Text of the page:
The bulk of the Pension Protection Act is designed to force employers to shore up their pension plans. Many pensions are underfunded, which means that promised pension benefits could potentially exceed the funds available, leaving pensions strapped for cash. The Pension Protection Act of 2006 "requires most pension plans to become fully funded over a seven-year period" starting in 2008, according to a CCH Tax Briefing. To achieve full pension funding, the new law allows employers to deduct the cost of making additional contributions to fund the pension, provides strict funding guidelines, and imposes a 10% excise tax on companies that fail to correct their funding deficiencies.
IRA, 401k, and other Retirement Plan Provisions
The Pension Protection Act provides or extends over 20 tax benefits for other retirement savings. Employers are now allowed to automatically enroll their employees into a 401k retirement plan with default contribution levels. Employees will need to opt-out of the 401k if they don't want to utilize the 401k plan. Military personnel who are called to active duty can now take a penalty-free withdrawal from their 401k or IRA if they are called to active duty between September 11, 2001, and December 31, 2007. The IRS will allow these individuals to re-deposit the withdrawal up to two years after the end of their active duty and thereby avoid paying income tax on the withdrawal. The new law also makes it much easier to make hardship withdrawals from 401k plans. The new law also allows hardship withdrawals "with respect to any person listed as a beneficiary under the 401(k) plan," according to CCH.
Additionally, there's an important new provision for non-spouse beneficiaries of a retirement plan. The new law allows non-spouse beneficiaries to roll over assets inherited from a qualified retirement plan into an IRA. The beneficiary will avoid tax on the rollover, and will be taxed only when the assets are withdrawn. Previously, this tax treatment was available only for people who inherited retirement assets from a deceased spouse. The new law will mean more flexible retirement and estate planning for non-spouse beneficiaries, such as domestic partners.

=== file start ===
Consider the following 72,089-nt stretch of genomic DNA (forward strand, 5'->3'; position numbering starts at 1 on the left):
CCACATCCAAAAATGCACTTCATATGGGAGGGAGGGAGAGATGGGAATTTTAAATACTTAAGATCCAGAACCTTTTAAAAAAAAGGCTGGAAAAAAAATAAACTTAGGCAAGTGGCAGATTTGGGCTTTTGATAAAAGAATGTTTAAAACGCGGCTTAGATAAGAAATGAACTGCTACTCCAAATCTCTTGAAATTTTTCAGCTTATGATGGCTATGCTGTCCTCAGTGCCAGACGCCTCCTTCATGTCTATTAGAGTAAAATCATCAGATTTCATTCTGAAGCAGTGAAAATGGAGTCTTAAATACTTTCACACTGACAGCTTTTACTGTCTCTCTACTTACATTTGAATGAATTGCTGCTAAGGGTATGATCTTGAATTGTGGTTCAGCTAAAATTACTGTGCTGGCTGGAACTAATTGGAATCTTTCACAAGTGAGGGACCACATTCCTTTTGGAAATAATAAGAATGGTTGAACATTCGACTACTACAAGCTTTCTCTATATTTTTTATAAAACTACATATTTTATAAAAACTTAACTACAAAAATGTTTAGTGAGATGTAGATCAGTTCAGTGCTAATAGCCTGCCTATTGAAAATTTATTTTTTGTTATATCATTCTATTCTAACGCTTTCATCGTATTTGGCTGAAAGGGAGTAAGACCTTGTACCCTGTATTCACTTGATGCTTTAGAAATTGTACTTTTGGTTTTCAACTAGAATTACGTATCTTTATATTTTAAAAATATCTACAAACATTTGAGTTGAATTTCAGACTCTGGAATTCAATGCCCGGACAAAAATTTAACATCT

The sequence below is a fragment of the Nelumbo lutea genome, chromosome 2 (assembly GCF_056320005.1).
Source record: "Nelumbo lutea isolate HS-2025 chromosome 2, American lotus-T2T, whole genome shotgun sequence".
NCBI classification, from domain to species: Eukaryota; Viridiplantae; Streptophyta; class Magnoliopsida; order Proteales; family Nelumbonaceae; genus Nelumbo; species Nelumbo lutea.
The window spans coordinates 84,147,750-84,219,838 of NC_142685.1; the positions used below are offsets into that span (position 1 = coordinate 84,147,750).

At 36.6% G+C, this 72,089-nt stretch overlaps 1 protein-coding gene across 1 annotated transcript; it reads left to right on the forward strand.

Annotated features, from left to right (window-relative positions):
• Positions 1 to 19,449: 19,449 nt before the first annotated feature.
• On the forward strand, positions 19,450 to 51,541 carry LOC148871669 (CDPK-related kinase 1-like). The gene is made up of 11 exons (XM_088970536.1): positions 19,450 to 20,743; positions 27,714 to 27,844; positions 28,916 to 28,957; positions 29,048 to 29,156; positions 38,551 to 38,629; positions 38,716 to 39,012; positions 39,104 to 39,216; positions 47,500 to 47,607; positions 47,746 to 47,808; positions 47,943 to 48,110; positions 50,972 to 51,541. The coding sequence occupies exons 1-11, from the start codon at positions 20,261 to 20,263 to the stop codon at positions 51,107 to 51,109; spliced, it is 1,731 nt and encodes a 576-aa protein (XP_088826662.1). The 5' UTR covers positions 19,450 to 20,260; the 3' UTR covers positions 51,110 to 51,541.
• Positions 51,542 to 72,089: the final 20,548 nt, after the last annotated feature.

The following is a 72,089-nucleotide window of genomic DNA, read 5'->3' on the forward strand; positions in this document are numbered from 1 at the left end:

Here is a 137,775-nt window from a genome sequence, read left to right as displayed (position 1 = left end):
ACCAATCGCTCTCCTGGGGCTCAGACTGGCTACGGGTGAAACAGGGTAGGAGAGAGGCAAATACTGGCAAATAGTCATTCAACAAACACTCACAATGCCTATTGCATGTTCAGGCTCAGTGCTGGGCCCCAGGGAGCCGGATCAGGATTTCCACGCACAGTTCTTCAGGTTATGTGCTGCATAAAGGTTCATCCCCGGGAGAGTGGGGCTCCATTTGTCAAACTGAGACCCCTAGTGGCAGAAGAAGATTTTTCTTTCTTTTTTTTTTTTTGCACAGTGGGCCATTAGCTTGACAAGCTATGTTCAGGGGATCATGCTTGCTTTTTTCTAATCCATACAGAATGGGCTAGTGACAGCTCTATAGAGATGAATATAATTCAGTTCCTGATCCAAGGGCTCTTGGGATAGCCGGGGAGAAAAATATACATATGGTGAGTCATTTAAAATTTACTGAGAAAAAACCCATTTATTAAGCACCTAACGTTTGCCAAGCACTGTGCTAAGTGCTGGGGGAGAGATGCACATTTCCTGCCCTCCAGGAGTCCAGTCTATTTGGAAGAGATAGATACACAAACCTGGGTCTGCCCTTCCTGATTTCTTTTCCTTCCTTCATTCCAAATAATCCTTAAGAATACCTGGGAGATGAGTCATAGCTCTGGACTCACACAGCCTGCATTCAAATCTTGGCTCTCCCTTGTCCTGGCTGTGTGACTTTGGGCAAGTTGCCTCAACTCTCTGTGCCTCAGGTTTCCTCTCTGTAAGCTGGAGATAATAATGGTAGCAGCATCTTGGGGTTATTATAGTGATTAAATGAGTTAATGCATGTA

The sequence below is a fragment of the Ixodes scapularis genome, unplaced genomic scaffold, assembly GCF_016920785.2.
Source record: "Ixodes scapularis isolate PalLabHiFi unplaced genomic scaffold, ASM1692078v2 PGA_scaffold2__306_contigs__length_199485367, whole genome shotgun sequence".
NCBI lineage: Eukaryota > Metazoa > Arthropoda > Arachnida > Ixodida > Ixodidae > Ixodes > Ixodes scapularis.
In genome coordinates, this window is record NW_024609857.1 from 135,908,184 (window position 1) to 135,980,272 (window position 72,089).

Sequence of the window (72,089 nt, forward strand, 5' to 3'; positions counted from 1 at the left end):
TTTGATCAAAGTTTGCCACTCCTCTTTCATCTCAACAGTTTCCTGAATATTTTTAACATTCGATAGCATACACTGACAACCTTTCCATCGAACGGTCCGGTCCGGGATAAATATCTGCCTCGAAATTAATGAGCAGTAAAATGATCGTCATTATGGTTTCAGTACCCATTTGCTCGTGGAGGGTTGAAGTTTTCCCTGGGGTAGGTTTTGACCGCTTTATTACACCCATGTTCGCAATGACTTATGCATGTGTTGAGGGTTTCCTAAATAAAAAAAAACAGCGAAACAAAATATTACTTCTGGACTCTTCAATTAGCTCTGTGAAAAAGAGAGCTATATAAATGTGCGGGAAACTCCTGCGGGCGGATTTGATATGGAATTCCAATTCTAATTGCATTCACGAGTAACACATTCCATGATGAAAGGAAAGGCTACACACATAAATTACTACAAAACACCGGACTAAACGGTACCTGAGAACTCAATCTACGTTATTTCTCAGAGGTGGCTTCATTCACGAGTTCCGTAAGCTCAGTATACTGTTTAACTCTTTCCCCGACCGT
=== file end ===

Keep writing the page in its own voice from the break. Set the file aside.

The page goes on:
The Pension Protection Act allows a direct rollover from a 401k to a Roth IRA, with the rollover treated as a Roth conversion.
The new law extends a number of retirement benefits. IRA contributions will be $4,000 in 2006 and 2007, $5,000 in 2008, and adjusted for inflation after 2008. Catch-up contributions for individuals age 50 or older will be $1,000 for IRAs, $2,500 for SIMPLE-IRAs, and $5,000 for 401k plans. IRA catch-up contribution limits, however, will not be adjusted for inflation. SIMPLE and 401k catch-up contributions will be adjusted in $500 increments based on inflation.
The new law permanently allows for Roth 401k and Roth 403b plans. Under previous tax law, Roth-type 401k and 403b plans were not allowed after 2010. The new law removes this sunset provision. Like a Roth IRA, an individual makes post-tax contributions to a Roth 401k or Roth 403b plan, up to the plan limits. The assets grow tax-deferred and may be withdrawn tax-free in retirement.
The new law also permanently allows the Retirement Savings Tax Credit, which would have expired at the end of 2006.
Stricter Rules on Charitable Donations
The Pension Protection Act toughens the tax laws for charitable donations. Under the new law, taxpayers must keep records of all cash donations. Individuals must show a receipt from the charity, a canceled check, or credit card statement to prove their donation. No tax deduction will be allowed if the taxpayer cannot provide any supporting documentation. Taxpayers will not need to mail in the receipts with their tax return. Instead, taxpayers will need to keep receipts and other documentation with their copy of the return in the event of an IRS audit.
The new law also toughens the rules for non-cash donations. Donated items, such as cars, clothing, and household goods, must be in good condition. "The new law does not define 'good condition,'" according to CCH. No tax deduction is allowed for items in less than good condition. Kay Bell provides this word of warning, "Perhaps the IRS will, at least for a while in this new requirement's initial stages, start pulling more returns that list donated property and asking filers to confirm the worth of their gifts."
Charitable IRA Donations
The Pension Protection Act allows taxpayers over 70.5 years old to donate money to charity directly from their IRA account. The distributions will be tax-free and avoid the penalty on early withdrawals. Taxpayers are allowed to donate up to $100,000 per year from their IRA. Since the distribution will not be included in taxable income, individuals will not be able to claim a tax deduction for the charitable contribution. This provision will be effective for the years 2006 and 2007 only.
- CCH Tax Briefing: Congress Passes Comprehensive Pension Reform Bill (PDF, 8 pages)
- RIA News Briefing: House and Senate Pass "Pension Protection Act"
- Joint Committee on Taxation (Congress): Technical Explanation of H.R. 4 (PDF, 386 pages)
- Joint Committee on Taxation (Congress): Estimated Budget Effects of H.R. 4 (PDF, 8 pages)
- Library of Congress: Pension Protection Act (HR 4) Legislative Information
- Kay Bell: A closer look at charitable giving
- Kay Bell: Some welcome tax breaks (in the Pension Protection Act)